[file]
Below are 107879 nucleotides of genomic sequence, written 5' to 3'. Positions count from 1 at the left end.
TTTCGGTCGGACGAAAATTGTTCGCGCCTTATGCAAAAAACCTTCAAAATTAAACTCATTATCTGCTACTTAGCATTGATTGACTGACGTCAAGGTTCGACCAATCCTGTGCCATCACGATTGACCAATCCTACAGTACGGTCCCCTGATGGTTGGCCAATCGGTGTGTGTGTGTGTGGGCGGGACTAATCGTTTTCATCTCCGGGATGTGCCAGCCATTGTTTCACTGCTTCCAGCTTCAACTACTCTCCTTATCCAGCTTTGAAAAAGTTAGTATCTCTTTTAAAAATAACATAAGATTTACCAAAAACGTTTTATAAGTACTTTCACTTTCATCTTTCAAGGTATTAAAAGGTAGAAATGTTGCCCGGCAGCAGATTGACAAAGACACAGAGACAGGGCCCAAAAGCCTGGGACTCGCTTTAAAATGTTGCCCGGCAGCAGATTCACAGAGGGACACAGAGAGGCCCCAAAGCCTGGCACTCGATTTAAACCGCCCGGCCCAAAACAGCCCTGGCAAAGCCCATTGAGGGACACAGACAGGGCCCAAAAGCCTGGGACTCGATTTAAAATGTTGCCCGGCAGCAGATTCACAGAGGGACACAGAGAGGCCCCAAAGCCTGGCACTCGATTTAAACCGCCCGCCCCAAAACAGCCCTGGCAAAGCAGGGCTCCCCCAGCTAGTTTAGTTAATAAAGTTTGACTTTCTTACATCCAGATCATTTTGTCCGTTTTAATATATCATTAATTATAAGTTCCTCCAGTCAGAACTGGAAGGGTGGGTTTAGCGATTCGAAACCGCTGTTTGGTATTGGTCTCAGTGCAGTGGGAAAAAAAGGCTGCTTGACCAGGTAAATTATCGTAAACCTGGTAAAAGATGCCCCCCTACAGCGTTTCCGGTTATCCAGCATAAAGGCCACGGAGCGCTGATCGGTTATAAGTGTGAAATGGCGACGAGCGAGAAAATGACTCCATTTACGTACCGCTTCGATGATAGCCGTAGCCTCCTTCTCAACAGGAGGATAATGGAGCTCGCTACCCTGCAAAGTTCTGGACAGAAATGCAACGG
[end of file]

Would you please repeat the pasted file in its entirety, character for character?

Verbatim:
Below are 107879 nucleotides of genomic sequence, written 5' to 3'. Positions count from 1 at the left end.
TTTCGGTCGGACGAAAATTGTTCGCGCCTTATGCAAAAAACCTTCAAAATTAAACTCATTATCTGCTACTTAGCATTGATTGACTGACGTCAAGGTTCGACCAATCCTGTGCCATCACGATTGACCAATCCTACAGTACGGTCCCCTGATGGTTGGCCAATCGGTGTGTGTGTGTGTGGGCGGGACTAATCGTTTTCATCTCCGGGATGTGCCAGCCATTGTTTCACTGCTTCCAGCTTCAACTACTCTCCTTATCCAGCTTTGAAAAAGTTAGTATCTCTTTTAAAAATAACATAAGATTTACCAAAAACGTTTTATAAGTACTTTCACTTTCATCTTTCAAGGTATTAAAAGGTAGAAATGTTGCCCGGCAGCAGATTGACAAAGACACAGAGACAGGGCCCAAAAGCCTGGGACTCGCTTTAAAATGTTGCCCGGCAGCAGATTCACAGAGGGACACAGAGAGGCCCCAAAGCCTGGCACTCGATTTAAACCGCCCGGCCCAAAACAGCCCTGGCAAAGCCCATTGAGGGACACAGACAGGGCCCAAAAGCCTGGGACTCGATTTAAAATGTTGCCCGGCAGCAGATTCACAGAGGGACACAGAGAGGCCCCAAAGCCTGGCACTCGATTTAAACCGCCCGCCCCAAAACAGCCCTGGCAAAGCAGGGCTCCCCCAGCTAGTTTAGTTAATAAAGTTTGACTTTCTTACATCCAGATCATTTTGTCCGTTTTAATATATCATTAATTATAAGTTCCTCCAGTCAGAACTGGAAGGGTGGGTTTAGCGATTCGAAACCGCTGTTTGGTATTGGTCTCAGTGCAGTGGGAAAAAAAGGCTGCTTGACCAGGTAAATTATCGTAAACCTGGTAAAAGATGCCCCCCTACAGCGTTTCCGGTTATCCAGCATAAAGGCCACGGAGCGCTGATCGGTTATAAGTGTGAAATGGCGACGAGCGAGAAAATGACTCCATTTACGTACCGCTTCGATGATAGCCGTAGCCTCCTTCTCAACAGGAGGATAATGGAGCTCGCTACCCTGCAAAGTTCTGGACAGAAATGCAACGG